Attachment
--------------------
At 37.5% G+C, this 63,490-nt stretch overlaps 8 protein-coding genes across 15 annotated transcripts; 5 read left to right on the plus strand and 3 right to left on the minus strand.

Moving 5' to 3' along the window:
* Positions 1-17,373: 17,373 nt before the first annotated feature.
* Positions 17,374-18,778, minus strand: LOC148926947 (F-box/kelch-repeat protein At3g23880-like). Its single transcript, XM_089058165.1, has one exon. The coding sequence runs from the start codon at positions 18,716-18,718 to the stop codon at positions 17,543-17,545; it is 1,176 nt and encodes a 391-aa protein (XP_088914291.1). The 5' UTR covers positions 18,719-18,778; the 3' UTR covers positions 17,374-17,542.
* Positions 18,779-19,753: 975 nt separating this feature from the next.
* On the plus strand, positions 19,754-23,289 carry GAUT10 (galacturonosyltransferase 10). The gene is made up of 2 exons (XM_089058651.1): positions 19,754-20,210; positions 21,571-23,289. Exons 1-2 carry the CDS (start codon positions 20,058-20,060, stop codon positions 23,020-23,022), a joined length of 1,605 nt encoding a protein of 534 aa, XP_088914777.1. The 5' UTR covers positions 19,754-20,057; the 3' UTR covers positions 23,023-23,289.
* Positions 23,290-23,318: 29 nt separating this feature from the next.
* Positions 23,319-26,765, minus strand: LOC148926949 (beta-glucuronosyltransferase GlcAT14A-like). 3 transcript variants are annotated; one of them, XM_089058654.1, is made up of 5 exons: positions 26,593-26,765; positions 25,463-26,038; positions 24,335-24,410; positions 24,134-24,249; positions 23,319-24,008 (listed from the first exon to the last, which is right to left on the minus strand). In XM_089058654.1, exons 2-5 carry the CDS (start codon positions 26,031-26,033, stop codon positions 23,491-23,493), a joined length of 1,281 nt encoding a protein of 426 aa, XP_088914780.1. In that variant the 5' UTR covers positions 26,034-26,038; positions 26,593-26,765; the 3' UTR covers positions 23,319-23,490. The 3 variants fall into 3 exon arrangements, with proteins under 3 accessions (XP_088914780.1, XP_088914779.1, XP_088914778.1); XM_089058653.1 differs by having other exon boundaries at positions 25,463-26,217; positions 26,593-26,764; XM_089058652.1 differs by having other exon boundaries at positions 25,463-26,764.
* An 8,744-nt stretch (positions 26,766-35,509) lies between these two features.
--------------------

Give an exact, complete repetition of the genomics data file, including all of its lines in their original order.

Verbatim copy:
At 37.5% G+C, this 63,490-nt stretch overlaps 8 protein-coding genes across 15 annotated transcripts; 5 read left to right on the plus strand and 3 right to left on the minus strand.

Moving 5' to 3' along the window:
* Positions 1-17,373: 17,373 nt before the first annotated feature.
* Positions 17,374-18,778, minus strand: LOC148926947 (F-box/kelch-repeat protein At3g23880-like). Its single transcript, XM_089058165.1, has one exon. The coding sequence runs from the start codon at positions 18,716-18,718 to the stop codon at positions 17,543-17,545; it is 1,176 nt and encodes a 391-aa protein (XP_088914291.1). The 5' UTR covers positions 18,719-18,778; the 3' UTR covers positions 17,374-17,542.
* Positions 18,779-19,753: 975 nt separating this feature from the next.
* On the plus strand, positions 19,754-23,289 carry GAUT10 (galacturonosyltransferase 10). The gene is made up of 2 exons (XM_089058651.1): positions 19,754-20,210; positions 21,571-23,289. Exons 1-2 carry the CDS (start codon positions 20,058-20,060, stop codon positions 23,020-23,022), a joined length of 1,605 nt encoding a protein of 534 aa, XP_088914777.1. The 5' UTR covers positions 19,754-20,057; the 3' UTR covers positions 23,023-23,289.
* Positions 23,290-23,318: 29 nt separating this feature from the next.
* Positions 23,319-26,765, minus strand: LOC148926949 (beta-glucuronosyltransferase GlcAT14A-like). 3 transcript variants are annotated; one of them, XM_089058654.1, is made up of 5 exons: positions 26,593-26,765; positions 25,463-26,038; positions 24,335-24,410; positions 24,134-24,249; positions 23,319-24,008 (listed from the first exon to the last, which is right to left on the minus strand). In XM_089058654.1, exons 2-5 carry the CDS (start codon positions 26,031-26,033, stop codon positions 23,491-23,493), a joined length of 1,281 nt encoding a protein of 426 aa, XP_088914780.1. In that variant the 5' UTR covers positions 26,034-26,038; positions 26,593-26,765; the 3' UTR covers positions 23,319-23,490. The 3 variants fall into 3 exon arrangements, with proteins under 3 accessions (XP_088914780.1, XP_088914779.1, XP_088914778.1); XM_089058653.1 differs by having other exon boundaries at positions 25,463-26,217; positions 26,593-26,764; XM_089058652.1 differs by having other exon boundaries at positions 25,463-26,764.
* An 8,744-nt stretch (positions 26,766-35,509) lies between these two features.